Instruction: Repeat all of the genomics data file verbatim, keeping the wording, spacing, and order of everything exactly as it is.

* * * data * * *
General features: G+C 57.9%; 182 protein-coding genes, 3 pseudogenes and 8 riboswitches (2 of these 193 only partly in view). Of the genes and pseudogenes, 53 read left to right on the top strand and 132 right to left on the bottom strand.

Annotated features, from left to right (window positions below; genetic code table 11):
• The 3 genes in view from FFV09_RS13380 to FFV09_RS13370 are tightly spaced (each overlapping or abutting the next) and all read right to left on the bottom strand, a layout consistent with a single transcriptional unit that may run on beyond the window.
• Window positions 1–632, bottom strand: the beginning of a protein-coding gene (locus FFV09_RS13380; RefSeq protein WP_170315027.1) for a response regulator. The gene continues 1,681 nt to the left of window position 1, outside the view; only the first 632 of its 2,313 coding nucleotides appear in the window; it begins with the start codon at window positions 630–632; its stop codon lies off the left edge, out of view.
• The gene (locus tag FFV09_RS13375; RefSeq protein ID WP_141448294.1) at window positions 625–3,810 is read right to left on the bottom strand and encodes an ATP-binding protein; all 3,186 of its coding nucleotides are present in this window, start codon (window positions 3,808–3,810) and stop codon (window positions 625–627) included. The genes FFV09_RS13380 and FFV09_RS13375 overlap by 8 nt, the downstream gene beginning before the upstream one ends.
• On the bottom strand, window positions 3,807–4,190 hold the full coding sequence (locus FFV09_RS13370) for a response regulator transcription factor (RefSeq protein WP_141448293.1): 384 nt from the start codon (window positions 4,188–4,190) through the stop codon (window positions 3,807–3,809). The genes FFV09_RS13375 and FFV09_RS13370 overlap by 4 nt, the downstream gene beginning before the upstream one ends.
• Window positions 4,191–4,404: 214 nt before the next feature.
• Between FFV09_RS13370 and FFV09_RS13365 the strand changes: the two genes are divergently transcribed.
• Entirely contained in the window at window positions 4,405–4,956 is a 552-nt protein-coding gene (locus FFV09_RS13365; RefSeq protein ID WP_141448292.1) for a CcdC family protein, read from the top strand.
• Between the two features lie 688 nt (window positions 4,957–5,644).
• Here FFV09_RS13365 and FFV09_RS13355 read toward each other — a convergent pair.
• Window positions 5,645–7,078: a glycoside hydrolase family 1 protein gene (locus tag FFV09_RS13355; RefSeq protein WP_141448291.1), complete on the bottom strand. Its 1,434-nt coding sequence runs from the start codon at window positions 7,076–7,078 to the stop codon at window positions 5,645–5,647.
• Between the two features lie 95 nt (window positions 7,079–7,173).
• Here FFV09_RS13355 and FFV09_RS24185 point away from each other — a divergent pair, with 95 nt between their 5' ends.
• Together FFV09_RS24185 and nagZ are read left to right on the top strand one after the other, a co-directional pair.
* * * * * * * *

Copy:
General features: G+C 57.9%; 182 protein-coding genes, 3 pseudogenes and 8 riboswitches (2 of these 193 only partly in view). Of the genes and pseudogenes, 53 read left to right on the top strand and 132 right to left on the bottom strand.

Annotated features, from left to right (window positions below; genetic code table 11):
• The 3 genes in view from FFV09_RS13380 to FFV09_RS13370 are tightly spaced (each overlapping or abutting the next) and all read right to left on the bottom strand, a layout consistent with a single transcriptional unit that may run on beyond the window.
• Window positions 1–632, bottom strand: the beginning of a protein-coding gene (locus FFV09_RS13380; RefSeq protein WP_170315027.1) for a response regulator. The gene continues 1,681 nt to the left of window position 1, outside the view; only the first 632 of its 2,313 coding nucleotides appear in the window; it begins with the start codon at window positions 630–632; its stop codon lies off the left edge, out of view.
• The gene (locus tag FFV09_RS13375; RefSeq protein ID WP_141448294.1) at window positions 625–3,810 is read right to left on the bottom strand and encodes an ATP-binding protein; all 3,186 of its coding nucleotides are present in this window, start codon (window positions 3,808–3,810) and stop codon (window positions 625–627) included. The genes FFV09_RS13380 and FFV09_RS13375 overlap by 8 nt, the downstream gene beginning before the upstream one ends.
• On the bottom strand, window positions 3,807–4,190 hold the full coding sequence (locus FFV09_RS13370) for a response regulator transcription factor (RefSeq protein WP_141448293.1): 384 nt from the start codon (window positions 4,188–4,190) through the stop codon (window positions 3,807–3,809). The genes FFV09_RS13375 and FFV09_RS13370 overlap by 4 nt, the downstream gene beginning before the upstream one ends.
• Window positions 4,191–4,404: 214 nt before the next feature.
• Between FFV09_RS13370 and FFV09_RS13365 the strand changes: the two genes are divergently transcribed.
• Entirely contained in the window at window positions 4,405–4,956 is a 552-nt protein-coding gene (locus FFV09_RS13365; RefSeq protein ID WP_141448292.1) for a CcdC family protein, read from the top strand.
• Between the two features lie 688 nt (window positions 4,957–5,644).
• Here FFV09_RS13365 and FFV09_RS13355 read toward each other — a convergent pair.
• Window positions 5,645–7,078: a glycoside hydrolase family 1 protein gene (locus tag FFV09_RS13355; RefSeq protein WP_141448291.1), complete on the bottom strand. Its 1,434-nt coding sequence runs from the start codon at window positions 7,076–7,078 to the stop codon at window positions 5,645–5,647.
• Between the two features lie 95 nt (window positions 7,079–7,173).
• Here FFV09_RS13355 and FFV09_RS24185 point away from each other — a divergent pair, with 95 nt between their 5' ends.
• Together FFV09_RS24185 and nagZ are read left to right on the top strand one after the other, a co-directional pair.